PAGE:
Did you know, adding a pinch of turmeric when cooking dal can hasten the cooking process? That wrapping bananas in a newspaper and then refrigerating them can keep them fresh for longer! Here are some more kitchen tips to making cooking easier.
To avoid sticky rice: Wash the grains a few times until the water runs clear. Remove all the water and let it sit for 20 minutes. This will remove all the starch and also won’t make the rice sticky. You can add a few drops of lemon juice to the rice while cooking it to ensure that the grains do not stick to each other.
For instant tomato puree: Pressure-cook tomatoes with salt to taste. When cool, churn them in a mixer and strain the juice. Deep freeze the juice in an ice tray. Place the juice cubes in a box or a plastic bag and store them in the freezer. Use them to make tomato soup, vegetables and gravies when you’re falling short of time or have run out of tomatoes.
To avoid spilling over of milk when boiling it: If you see yourself standing in front of the stove guarding it till the milk boils, here’s what you need to do. Before you pour milk into the pot for boiling, rub butter along the top edge and the inside lip of the pot. Due to this, the milk won’t overflow when it foams up.
To get rid of excess salt: If you have read the recipe wrong and ended up adding a tablespoon of salt, rather than a teaspoon, don’t despair. You need not throw it away. Excess salt in any dish can be brought down by adding diced potatoes, tomatoes or a teaspoon of sugar.
To regain freshness in stale chapatis: Just wrap them in a clean cloth and pack them in an airtight container that will fit into the pressure cooker and pressure cook for two whistles. Serve fresh and hot. Now, you can easily stock up on chapatis without worrying about them turning stale or hard.
To make softer rotis: The next time you make paneer at home, do not throw away the remaining water. Keep it for further use in cooking. Whey (paneer water) is full of protein, calcium and digestive aids. It can be used for kneading soft dough for chapatis or for making soup. It not only adds more taste to the dish, but is also very nutritious.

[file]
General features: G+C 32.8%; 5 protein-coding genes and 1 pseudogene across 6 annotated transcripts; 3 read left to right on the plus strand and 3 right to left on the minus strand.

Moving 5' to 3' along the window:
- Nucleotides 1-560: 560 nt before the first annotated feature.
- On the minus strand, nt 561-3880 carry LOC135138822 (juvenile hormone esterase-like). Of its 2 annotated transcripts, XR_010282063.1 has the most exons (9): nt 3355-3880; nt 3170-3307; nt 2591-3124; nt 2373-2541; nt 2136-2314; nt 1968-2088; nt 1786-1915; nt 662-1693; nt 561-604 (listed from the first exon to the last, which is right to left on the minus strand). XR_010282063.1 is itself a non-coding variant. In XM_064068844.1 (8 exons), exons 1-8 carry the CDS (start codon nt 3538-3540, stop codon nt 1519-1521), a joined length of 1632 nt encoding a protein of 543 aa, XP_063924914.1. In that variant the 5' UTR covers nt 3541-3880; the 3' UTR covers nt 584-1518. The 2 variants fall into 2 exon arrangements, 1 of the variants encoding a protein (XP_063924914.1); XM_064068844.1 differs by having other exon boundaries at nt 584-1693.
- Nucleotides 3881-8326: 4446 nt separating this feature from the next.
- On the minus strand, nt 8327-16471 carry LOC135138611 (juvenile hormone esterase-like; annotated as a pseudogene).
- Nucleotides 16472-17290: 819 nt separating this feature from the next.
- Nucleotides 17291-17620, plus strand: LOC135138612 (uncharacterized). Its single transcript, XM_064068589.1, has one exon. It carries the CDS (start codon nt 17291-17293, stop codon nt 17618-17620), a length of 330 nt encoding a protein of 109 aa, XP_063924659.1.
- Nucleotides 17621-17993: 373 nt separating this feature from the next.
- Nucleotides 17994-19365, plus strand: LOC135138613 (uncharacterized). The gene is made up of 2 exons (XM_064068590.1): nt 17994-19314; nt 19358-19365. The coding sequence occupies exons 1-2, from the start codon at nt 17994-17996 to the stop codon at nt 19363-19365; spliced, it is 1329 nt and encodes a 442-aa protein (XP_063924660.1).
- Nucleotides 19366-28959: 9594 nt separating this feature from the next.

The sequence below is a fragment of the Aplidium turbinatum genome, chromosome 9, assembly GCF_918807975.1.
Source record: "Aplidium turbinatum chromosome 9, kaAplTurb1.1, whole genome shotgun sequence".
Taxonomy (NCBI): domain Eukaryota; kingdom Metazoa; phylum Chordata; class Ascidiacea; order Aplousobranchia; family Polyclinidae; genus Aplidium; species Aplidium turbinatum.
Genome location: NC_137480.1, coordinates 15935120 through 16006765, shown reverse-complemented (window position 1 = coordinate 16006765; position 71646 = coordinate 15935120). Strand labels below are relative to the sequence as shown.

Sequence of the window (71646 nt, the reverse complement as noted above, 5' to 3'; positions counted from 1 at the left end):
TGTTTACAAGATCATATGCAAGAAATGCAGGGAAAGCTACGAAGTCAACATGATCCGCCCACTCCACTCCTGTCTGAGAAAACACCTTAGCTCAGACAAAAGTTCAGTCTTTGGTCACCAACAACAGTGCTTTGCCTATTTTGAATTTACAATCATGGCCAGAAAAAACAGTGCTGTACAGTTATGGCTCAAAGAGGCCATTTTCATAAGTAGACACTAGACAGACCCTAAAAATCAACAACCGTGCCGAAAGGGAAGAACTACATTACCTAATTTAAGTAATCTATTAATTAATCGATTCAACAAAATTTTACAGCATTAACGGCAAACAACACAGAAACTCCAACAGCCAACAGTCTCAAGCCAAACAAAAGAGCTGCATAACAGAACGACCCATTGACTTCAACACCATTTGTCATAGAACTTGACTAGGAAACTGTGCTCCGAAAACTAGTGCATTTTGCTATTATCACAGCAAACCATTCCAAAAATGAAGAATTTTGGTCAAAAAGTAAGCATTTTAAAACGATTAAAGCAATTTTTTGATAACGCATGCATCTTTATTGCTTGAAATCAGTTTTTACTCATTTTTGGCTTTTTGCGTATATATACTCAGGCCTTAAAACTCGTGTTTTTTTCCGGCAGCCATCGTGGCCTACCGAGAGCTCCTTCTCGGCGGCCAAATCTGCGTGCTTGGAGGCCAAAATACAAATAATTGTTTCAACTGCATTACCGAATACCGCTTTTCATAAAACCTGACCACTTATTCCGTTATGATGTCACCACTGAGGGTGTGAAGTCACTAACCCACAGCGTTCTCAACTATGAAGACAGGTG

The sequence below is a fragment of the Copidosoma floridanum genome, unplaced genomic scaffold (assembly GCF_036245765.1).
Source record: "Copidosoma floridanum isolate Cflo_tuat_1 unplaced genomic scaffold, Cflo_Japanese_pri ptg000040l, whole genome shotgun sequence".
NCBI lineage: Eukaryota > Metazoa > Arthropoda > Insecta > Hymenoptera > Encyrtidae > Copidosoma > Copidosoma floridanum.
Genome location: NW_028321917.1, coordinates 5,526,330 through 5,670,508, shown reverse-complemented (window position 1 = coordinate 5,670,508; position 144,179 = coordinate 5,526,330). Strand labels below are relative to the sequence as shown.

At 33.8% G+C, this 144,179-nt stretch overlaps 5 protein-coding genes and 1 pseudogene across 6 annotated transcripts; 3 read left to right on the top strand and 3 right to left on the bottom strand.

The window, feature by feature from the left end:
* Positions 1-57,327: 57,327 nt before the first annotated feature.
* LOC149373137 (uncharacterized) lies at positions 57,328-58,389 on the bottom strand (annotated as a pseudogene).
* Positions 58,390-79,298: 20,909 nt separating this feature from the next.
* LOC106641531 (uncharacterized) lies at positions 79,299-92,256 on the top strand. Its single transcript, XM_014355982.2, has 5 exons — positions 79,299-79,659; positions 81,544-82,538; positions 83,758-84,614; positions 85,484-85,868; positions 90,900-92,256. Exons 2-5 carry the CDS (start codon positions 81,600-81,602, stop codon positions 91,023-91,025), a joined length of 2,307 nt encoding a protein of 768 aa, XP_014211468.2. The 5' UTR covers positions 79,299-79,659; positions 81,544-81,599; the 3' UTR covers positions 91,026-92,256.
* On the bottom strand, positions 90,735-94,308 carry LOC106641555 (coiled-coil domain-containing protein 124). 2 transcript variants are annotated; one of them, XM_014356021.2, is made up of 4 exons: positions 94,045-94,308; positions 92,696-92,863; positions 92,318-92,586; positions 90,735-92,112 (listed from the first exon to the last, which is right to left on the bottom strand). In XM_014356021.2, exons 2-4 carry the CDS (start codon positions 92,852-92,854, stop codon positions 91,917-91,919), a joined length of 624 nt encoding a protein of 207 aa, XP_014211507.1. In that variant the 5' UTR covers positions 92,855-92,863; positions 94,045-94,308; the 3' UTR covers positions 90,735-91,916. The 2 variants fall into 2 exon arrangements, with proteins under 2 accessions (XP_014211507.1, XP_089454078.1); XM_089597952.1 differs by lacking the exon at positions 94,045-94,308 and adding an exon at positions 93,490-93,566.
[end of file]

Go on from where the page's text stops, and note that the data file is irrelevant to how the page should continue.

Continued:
To preserve lemons for longer: Do you shove lemons in the refrigerator in those flimsy supermarket plastic bags? Lemons, if stored at room temperature can only last a week before they start hardening. To preserve lemons for a longer duration, coat them with coconut oil and refrigerate them in an open container.
To remove extra water from the batter: When you’re making pakoras or vadas, see to it that you do not add extra water to the batter. In case the batter turns watery, there are chances of oil splattering when you try to fry it. Do not panic or throw away the batter. Add a tablespoon of ghee to it and the batter is ready to be fried.
To retain the colour of vegetables: To retain the bright green colour of leafy vegetables, add a pinch of sugar while cooking them. You can also put the vegetables in ice cold water, as soon as you blanch them. When cooking eggplant, add a spoon of milk to a bowl of water and add the chopped pieces to that water. The eggplant will stay dark purple.
To cook faster in the microwave: It is better to use round dishes in the microwave oven rather than square or rectangular dishes as round dishes spread heat faster. Rectangular dishes cook food more on the ends and less on the inside. So always opt for round, shallow and straight-sided dishes when cooking food in the microwave.
For crispy french fries: Do you wonder why your home-made fries don’t turn out to be as crispy as the ones you eat at a snack bar? Try this trick. Cut the potatoes into thin strips and deep-fry (half done). Cool the fries and store them in the freezer for 5 to 6 hours. Make sure they are covered with a plastic wrap. Fry them just before you have to serve them.